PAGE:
University income gap decreasing:
By Anton Vidgen
A recent study by Statistics Canada suggests the gap between
students of high and low-income families attending university
has shrunk over the past decade, though critics charge the
study detracts from the issue of rising tuition fees.
"In the 2000s, you can't say that university is more
the domain of the well-to-do," said John Zhao, the study's
co-author and a senior analyst with Statistics Canada. He said
the survey's primary objective was to analyze how access to
post-secondary education has changed over time.
The study showed the association between family income and
university participation rate has weakened since the mid-1990s
as more students from families with incomes below $25,000 were
Zhao said this has followed a trend that began in the 1980s
as student loan programs became more available to all students,
most notably in 1994 when the Canadian government raised the
maximum limit students can borrow under.
"The lowest income group is making steady gains still," Zhao
said, adding however, the participation rate of students from
middle-income families - those making between $25,000 and $100,000
- actually dropped slightly in some instances from past levels.
Zhao also cited the increasing spread between the tuition
fees of different institutions and programs as a potential
accessibility concern, but acknowledged the issue needs to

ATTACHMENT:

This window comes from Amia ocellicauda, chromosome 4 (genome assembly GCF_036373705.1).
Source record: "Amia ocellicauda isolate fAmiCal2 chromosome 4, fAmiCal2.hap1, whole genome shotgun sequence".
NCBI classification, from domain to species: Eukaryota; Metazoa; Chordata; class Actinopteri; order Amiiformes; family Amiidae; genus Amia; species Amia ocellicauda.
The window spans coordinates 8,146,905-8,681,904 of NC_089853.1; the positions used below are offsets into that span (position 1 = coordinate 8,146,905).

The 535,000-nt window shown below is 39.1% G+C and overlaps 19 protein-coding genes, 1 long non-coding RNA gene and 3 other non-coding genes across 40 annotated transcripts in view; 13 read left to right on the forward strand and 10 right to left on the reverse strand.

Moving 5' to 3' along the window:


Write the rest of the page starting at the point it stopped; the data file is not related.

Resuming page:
be looked at in further detail.
Student groups disagreed with Zhao's interpretation and emphasis
of the study's findings.
"What the study is showing is that there's still a major
gap between rich and poor in their access to university," said
Joel Duff, Ontario chairperson for the Canadian Federation
of Students. "If you come from an upper-income family,
you're two times more likely to get a university education.
We have a major access problem in Canada."
"The issue to highlight is that students are being forced
into private loans," said University Students' Council
VP-education Dave Ford, adding 30 per cent of students in Ontario
fall under this category.
Ford said the study was limited in its scope. "The issue
that needs to be addressed is the financial burden and who
shares it, public or private," he said, adding the university
experience of students who are placed in financial stress should
also be examined.
-with files from Dan Perry